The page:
China tells world not to fret about first aircraft carrier
BEIJING // China's first aircraft carrier has left port for its inaugural sea trials amid official assurances the world has "no need to be unsettled" over the vessel.
The carrier sailed from Dalian in Liaoning province yesterday morning, almost a decade after the Soviet-era vessel was bought as an empty shell from Ukraine.
China's official media has played down the significance of the country becoming the world's 10th nation to have a carrier, saying the ship would be used as "a platform for research, experiment and training".
In a commentary yesterday, the official Xinhua news agency said "aircraft carriers will not change the Chinese navy's strategic deployment, nor the country's defensive national defence policy, and thus should not be viewed as a threat".
Last month the state-run China Daily newspaper even branded the 300-metre vessel, launched in 1988 but never operational for the Soviet Union that built it, "obsolete".
Yet Richard Bitzinger, a defence analyst at Singapore's S Rajaratnam School of International Studies and editor of the book The Modern Defence Industry, said if the carrier really was obsolete, China would not be spending "time and a lot of money on it".
"This [carrier] is indicative of a long-term strategic plan by the Chinese to develop a blue-water navy for their power projection," he said.
"If you listen to what they're saying, 'we need at least three or maybe five aircraft carriers', their intentions are pretty surprising.
"I don't like to use the word alarming, but kind of moving in that direction, where I would be very concerned about an increasingly aggressive or even provocative PLA [People's Liberation Army] navy."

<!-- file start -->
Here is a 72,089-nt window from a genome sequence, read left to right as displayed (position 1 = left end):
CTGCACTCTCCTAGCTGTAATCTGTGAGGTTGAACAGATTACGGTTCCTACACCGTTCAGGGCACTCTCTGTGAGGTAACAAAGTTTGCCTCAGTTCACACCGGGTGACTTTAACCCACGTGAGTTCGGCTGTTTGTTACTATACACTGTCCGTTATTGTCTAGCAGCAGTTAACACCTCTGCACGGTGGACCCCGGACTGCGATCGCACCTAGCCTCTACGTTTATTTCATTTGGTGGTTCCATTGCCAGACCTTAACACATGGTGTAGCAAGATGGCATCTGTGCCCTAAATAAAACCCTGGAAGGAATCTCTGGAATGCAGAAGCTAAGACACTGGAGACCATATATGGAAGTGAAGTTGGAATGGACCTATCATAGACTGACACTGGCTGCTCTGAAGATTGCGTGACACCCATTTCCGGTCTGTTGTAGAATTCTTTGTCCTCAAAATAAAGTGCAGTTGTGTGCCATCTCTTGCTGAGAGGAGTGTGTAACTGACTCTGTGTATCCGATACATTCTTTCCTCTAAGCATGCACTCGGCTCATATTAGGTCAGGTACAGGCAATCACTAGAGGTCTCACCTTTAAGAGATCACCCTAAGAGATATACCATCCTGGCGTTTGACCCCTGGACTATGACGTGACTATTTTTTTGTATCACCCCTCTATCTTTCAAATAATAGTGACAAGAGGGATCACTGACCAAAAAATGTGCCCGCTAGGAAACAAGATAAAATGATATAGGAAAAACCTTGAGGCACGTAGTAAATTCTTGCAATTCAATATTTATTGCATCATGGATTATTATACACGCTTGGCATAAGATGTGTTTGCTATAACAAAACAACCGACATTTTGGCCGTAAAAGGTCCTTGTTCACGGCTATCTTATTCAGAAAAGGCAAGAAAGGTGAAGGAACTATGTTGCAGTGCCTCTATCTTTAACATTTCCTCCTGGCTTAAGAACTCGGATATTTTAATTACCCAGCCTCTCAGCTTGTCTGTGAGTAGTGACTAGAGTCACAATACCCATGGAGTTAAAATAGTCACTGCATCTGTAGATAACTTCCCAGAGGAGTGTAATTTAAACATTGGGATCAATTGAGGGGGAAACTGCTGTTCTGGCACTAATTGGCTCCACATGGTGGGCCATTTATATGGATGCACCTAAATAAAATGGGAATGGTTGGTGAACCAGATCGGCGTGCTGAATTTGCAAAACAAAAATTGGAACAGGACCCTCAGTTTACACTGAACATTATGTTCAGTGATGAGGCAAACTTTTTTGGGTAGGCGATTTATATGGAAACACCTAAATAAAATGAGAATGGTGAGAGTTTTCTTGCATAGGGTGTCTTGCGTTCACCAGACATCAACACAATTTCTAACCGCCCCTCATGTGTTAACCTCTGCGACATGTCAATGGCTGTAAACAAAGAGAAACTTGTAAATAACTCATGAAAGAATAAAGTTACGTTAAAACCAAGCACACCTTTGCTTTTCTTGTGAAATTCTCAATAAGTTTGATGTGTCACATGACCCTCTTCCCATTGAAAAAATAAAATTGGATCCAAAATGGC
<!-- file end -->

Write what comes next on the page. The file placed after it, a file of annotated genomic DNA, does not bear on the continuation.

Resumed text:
Reports suggest China is building another carrier from scratch for launch in several years' time.
According to Xinhua, the length of the aircraft carrier's first trial is unknown, although the local maritime authority has warned vessels to keep out of a stretch of water in the area until Sunday.
The trials come just two months after China first acknowledged the vessel's existence, although it has been reported on and photographed since last year.
The ship's name has been changed from the Varyag to the Shi Lang.
China's official defence budget has increased by double-digit amounts every year for the past two decades, except last year, and this year rose 12.5 per cent to 601 billion yuan (Dh344bn).
Mr Bitzinger said China was "still trying to figure out how to operate a large ship" such as its refurbished carrier and so the vessel would have "negligible short-term effect" in relation to US regional military power. He suggested it would take at least five years to get the carrier and its aircraft fully operational.
Yet, with China having multiple maritime territorial disputes with neighbours, particularly in the South China Sea, Mr Bitzinger said the vessel could later become significant in projecting military power in the region. He noted Vietnam had already reacted by buying Russian submarines. "If you're trying to project ... 10 or 15 years, you will probably find in Indonesia or Malaysia a new-found appreciation for naval warfare capabilities. You might see them buying more frigates or corvettes or more submarines," he said.
Yu Wanli, an associate professor in Peking University's School of International Studies, said neighbours such as Japan, Vietnam and the Philippines, which have territorial disputes with China, "will really feel a threat from this ship".
"This situation will push these countries closer to the United States," he said.
He suggested Vietnam and the Philippines, which have both recently had spats with China over the South China Sea, would be particularly concerned.
"These dispute countries will find they're losing their opportunity to make compromises with China. That's why they're in a hurry to provoke, to take proactive action, because they know time is not on their side," he said.
Published: August 11, 2011 04:00 AM